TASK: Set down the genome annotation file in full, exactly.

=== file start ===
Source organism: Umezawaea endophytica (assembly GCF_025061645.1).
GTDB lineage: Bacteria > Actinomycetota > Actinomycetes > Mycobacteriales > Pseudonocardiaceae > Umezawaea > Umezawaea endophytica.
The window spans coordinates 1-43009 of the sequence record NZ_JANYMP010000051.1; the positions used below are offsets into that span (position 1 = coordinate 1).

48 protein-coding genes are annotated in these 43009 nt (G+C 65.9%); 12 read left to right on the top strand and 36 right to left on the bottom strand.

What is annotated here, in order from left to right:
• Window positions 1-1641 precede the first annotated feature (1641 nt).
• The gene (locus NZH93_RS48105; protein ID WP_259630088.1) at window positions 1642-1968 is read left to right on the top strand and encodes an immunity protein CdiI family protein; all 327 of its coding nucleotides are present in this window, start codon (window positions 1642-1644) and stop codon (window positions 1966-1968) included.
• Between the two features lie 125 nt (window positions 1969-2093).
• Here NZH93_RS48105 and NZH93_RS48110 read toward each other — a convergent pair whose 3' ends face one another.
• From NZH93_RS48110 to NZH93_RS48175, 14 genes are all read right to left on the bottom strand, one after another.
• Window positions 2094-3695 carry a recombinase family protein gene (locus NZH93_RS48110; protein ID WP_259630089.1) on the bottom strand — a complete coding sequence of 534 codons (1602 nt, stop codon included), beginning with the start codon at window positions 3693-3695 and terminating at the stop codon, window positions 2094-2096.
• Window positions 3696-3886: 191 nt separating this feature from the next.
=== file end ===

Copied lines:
Source organism: Umezawaea endophytica (assembly GCF_025061645.1).
GTDB lineage: Bacteria > Actinomycetota > Actinomycetes > Mycobacteriales > Pseudonocardiaceae > Umezawaea > Umezawaea endophytica.
The window spans coordinates 1-43009 of the sequence record NZ_JANYMP010000051.1; the positions used below are offsets into that span (position 1 = coordinate 1).

48 protein-coding genes are annotated in these 43009 nt (G+C 65.9%); 12 read left to right on the top strand and 36 right to left on the bottom strand.

What is annotated here, in order from left to right:
• Window positions 1-1641 precede the first annotated feature (1641 nt).
• The gene (locus NZH93_RS48105; protein ID WP_259630088.1) at window positions 1642-1968 is read left to right on the top strand and encodes an immunity protein CdiI family protein; all 327 of its coding nucleotides are present in this window, start codon (window positions 1642-1644) and stop codon (window positions 1966-1968) included.
• Between the two features lie 125 nt (window positions 1969-2093).
• Here NZH93_RS48105 and NZH93_RS48110 read toward each other — a convergent pair whose 3' ends face one another.
• From NZH93_RS48110 to NZH93_RS48175, 14 genes are all read right to left on the bottom strand, one after another.
• Window positions 2094-3695 carry a recombinase family protein gene (locus NZH93_RS48110; protein ID WP_259630089.1) on the bottom strand — a complete coding sequence of 534 codons (1602 nt, stop codon included), beginning with the start codon at window positions 3693-3695 and terminating at the stop codon, window positions 2094-2096.
• Window positions 3696-3886: 191 nt separating this feature from the next.